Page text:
Wednesday, April 15, 2009

Afghan Women Say West Should Butt Out

While many folks in the West have been outraged by Afghanistan’s proposed law to make rape within marriage legal for Shia Muslims, it seems that Afghan women want the West to stay out of the debate.

Young women attending Kabul University – probably the most progressive institution in Afghanistan – were surprised and bewildered about the ‘Afghan rape law’ debate that’s been raging in Europe and North America. The Calgary Herald reports that the “nearly unanimous view on the campus was that the West should not involve itself in the country’s cultural and religious affairs.” Hamida Hasani, an 18 year old student said the problem of women’s rights in Afghanistan belongs only to the Afghan women, and that Western women who have not experienced war or hunger can’t understand what the most important things to fight for are.

The article also mentions that most people in Afghanistan are not aware of the pending new law because “public awareness of any legislation before parliament is very low.”

Issues like this are tough; as a feminist I care about women’s rights and well-being and I want all women to live with equality and freedom – regardless of their culture. However, I also want to be respectful of other cultures and not impose Western ideas of what’s “right” onto other people. What do you think - should the West back off or continue to express their outrage on this issue?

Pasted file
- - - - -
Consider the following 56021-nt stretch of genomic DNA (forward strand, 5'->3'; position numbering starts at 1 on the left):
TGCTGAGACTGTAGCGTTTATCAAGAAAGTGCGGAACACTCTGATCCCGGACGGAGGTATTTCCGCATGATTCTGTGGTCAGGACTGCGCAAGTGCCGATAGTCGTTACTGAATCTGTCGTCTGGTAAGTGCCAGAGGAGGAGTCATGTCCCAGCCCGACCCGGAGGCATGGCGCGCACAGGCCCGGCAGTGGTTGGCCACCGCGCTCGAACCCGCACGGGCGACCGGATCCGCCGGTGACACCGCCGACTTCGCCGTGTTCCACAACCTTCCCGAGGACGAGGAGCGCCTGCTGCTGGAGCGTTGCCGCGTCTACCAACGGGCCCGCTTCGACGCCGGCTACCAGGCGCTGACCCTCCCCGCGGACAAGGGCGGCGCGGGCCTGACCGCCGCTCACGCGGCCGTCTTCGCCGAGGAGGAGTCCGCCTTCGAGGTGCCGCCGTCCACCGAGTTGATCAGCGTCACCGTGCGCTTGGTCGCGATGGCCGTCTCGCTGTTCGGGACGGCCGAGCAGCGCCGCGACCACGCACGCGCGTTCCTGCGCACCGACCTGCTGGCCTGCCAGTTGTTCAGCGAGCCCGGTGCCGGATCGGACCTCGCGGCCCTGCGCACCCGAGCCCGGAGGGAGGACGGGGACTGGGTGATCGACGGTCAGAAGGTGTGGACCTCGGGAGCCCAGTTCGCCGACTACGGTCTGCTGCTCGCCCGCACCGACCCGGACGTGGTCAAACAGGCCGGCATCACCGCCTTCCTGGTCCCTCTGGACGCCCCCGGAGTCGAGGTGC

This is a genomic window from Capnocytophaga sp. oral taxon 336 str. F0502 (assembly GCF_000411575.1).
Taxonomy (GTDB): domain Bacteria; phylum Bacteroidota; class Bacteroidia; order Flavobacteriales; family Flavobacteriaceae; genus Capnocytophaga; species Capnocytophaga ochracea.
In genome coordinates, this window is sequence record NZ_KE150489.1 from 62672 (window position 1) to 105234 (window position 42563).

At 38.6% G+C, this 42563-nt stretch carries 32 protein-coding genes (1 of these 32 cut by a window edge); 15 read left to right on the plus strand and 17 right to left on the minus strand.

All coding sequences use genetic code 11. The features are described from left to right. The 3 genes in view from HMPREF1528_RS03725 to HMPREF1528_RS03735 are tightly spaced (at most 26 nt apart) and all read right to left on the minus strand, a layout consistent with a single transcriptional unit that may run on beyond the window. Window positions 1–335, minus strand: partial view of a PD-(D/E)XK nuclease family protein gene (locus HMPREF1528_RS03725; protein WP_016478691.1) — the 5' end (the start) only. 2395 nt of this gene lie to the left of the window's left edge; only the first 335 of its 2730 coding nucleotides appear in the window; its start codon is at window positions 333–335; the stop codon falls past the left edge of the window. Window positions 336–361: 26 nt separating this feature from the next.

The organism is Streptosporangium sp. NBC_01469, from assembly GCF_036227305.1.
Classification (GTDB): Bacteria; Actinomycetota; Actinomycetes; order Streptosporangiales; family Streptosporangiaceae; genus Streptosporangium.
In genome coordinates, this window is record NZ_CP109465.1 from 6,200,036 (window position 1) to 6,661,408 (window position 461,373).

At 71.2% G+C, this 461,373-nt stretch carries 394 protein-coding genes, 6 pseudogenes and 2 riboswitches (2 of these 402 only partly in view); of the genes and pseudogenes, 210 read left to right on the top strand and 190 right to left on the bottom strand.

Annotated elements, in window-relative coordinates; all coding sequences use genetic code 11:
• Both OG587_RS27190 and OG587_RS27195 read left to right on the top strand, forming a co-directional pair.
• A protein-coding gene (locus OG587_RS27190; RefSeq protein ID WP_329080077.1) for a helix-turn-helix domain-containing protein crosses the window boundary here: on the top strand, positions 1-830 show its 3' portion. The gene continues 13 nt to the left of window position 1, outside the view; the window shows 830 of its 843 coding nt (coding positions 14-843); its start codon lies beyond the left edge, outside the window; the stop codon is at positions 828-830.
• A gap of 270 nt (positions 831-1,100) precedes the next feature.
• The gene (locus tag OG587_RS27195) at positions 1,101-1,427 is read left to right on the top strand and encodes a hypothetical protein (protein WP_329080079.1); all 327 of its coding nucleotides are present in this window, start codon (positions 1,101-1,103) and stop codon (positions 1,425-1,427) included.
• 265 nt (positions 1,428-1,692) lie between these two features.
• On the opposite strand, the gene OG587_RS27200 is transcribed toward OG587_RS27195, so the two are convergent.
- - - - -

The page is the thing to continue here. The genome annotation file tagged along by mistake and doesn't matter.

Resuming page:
1 comment:

  1. Ok, it's a long one:

    I'm feeling quite torn about this, also.

    It seems as though in situations like this, there can be a fine line between advocacy and cultural intrusion. As the students at Kabul University have suggested, it's very difficult for those of us whom have not witnessed severe political distress first hand to understand the primary concerns of others who have. I just recently read a short essay from that talks about the "geo-political dilemmas of feminists". It totally struck a chord with me and I was reminded of it in light of the news..

    What the essay discussed was how blinded western women can become by their experiences as... western women (for lack of a better term). Our ideological beliefs as feminists, despite their intentions, may differ wildly from those of feminists outside of our immediate social networks. We trust that our aspirations to achieve absolute justice for women everywhere are good, but because the approach is largely built on our cultural experiences, it can be easy for us to use those experiences as catalysts for our involvement in the affairs of women around the world. Obviously, this is tricky when women's experiences -and, thus, cultural and political values- have the ability to differ so vastly.

    I am torn because as a feminist I almost feel it's my natural duty to respond to world policies that appear to go against my own ethics. I feel that concern SHOULD be expressed by international delegates on my behalf.

    We are often taught to achieve peace by embracing all women and all men as sisters and brothers. Usually, our instincts are to defend these sisters and brothers from the things we believe are harmful to them. The thought of stopping to ask ourselves about what they have endured and what they are capable of enduring is so far from our minds that we don't even give them an opportunity to fend for themselves. Clearly, this can be dangerous and obstructive.

    This whole thing has been a source of conflict and, equally, a source of enlightenment for me.